legal remake?



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  • legal remake?

    Any opinions (or facts)? I would like to remake a script that's about 20 years old. In fact it was a very little, unkown, BOMB. But I like the concept and I think I could modernize it into a very successful script. Considering it's age and status, do I need to aquire rights or permission to write this? How much of the writing needs to be different in order to avoid aquiring the rights? I've never adapted or remade before--any ideas?

  • #2
    Whether it was a bomb or a hit, some studio owns the rights to it as part of their library. So it's not yours to remake.

    Depending on your approach, you may be able to write another story with a "similar" idea.


    • #3
      yes. for instance barb wire was a remake of casablanca. talk to blueparrot for more information. he's working on a remake of cyrano de bergerac.


      • #4
        Buy The Rights

        It doesn't matter if the film was a hit or a miss, if it was made by a studio - they own the rights. You have to either buy the rights from the studio or have the studio hire you to write the remake BEFORE you write it.

        Old copyright law gave the rights holder 56 years - so that 20 years isn't enough time in the absolute best (for you) case scenario. New laws are 75 years from the death of the writer. These laws are there to PROTECT WRITERS (like you) from people using their material without payment. If you wrote a great original story, you wouldn't want people to make millions from using it without any payment for you, right?

        Though I'm NOT a copyright lawyer, I think anything written 100 years ago or more is probably out of copyright by now... but you should still make sure before you begin writing. I thought H.G. Wells TIME MACHINE was probably in public domain - I was wrong! The Wells family still controls those rights (new film version coming soon).

        Your best bet (as always) is to write an original screenplay.

        - Bill

        New Script Tips Begin Today!


        • #5
          Remake or homage?

          Well, if you change enough things, you can do this.
          But just about everything would have to change.

          Let me make a case in point. Galaxy Quest is extremely similar to Bugs Life and both are comedy versions of the Seven Samurai.

          Did anyone at Dreamworks pay for any rights when they made Galaxy Quest?

          Oh the other hand, the setting, plot points, and characters are all changed (although that general does look like a big grasshopper). The theme remains the same.


          • #6
            Re: Buy The Rights

            Thanks for the advice, everyone. Hey, Bill, I actually met you at a Sherwood Oaks seminar about a month ago. Good to see you on this site.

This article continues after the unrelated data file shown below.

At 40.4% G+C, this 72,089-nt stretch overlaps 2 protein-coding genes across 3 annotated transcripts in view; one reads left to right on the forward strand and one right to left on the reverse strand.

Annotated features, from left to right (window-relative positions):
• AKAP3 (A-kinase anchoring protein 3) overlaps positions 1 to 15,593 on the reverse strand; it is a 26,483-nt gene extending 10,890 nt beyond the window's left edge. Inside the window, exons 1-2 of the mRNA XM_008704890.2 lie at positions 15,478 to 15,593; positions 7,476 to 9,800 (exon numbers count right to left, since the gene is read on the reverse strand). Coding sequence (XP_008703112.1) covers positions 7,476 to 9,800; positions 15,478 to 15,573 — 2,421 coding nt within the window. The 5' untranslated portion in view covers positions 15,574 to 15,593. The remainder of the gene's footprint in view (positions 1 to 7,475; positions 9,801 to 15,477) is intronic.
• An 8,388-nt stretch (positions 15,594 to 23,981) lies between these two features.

How would I go about acquiring the rights if I wanted to? Since the movie was a bomb, would the rights be cheaper? Would people consider this project to be worthless making it easier to acquire? Any ideas?


            • #7
              You can use the idea as long as your "execution" of the idea is your own. That said, get a lawyer to explain the difference.

              <!--EZCODE ITALIC START--> Cyrano de Bergerac<!--EZCODE ITALIC END--> is in public domain and anybody can remake it.

              <!--EZCODE ITALIC START--> Seven Samurai<!--EZCODE ITALIC END--> is based on <!--EZCODE ITALIC START--> Seven Against Thebes<!--EZCODE ITALIC END--> which was written 2300 years ago and is in public domain.


              • #8
                One of the reasons for doing a remake is, you get to piggy back your sales campaign on all the sales and marketing work and word of mouth associated with the original work when you market the new movie. This is also a reason to base a work on a best selling novel or a pre-existing television show or stage work. Part of your work selling the movie is already done for you because just the title carries significant recognition factor. That holds value. And you pay the owner of the original work for that, i.e. you buy the film rights to whatever you are basing your work on.

                A concept cannot be copyrighted. If you just like the concept, but want to write your own story and characters and plot, you are in the clear.

                If you want to use characters and plot elements from a pre-existing work, you cannot legally do that unless you track down the owners of film rights to that work and negotiate with and pay them for those film rights.

                The only time this does not apply is if you are satirizing a work, satire works a little differently.

                Also, who owns film rights can be a cloudy issue with older films. Some older projects, for example, some of the Eeling (sp?) studio projects, were broken up and sold in pieces to different entities quite a while back so sometimes nailing down all film rights to an older project can be touch and go.


                • #9
                  Girlingray...Adams girl...I loved your book. It was the first thing I read when I got to LA.

                  I'm still new to this message board thing...glad to see I'm in good company.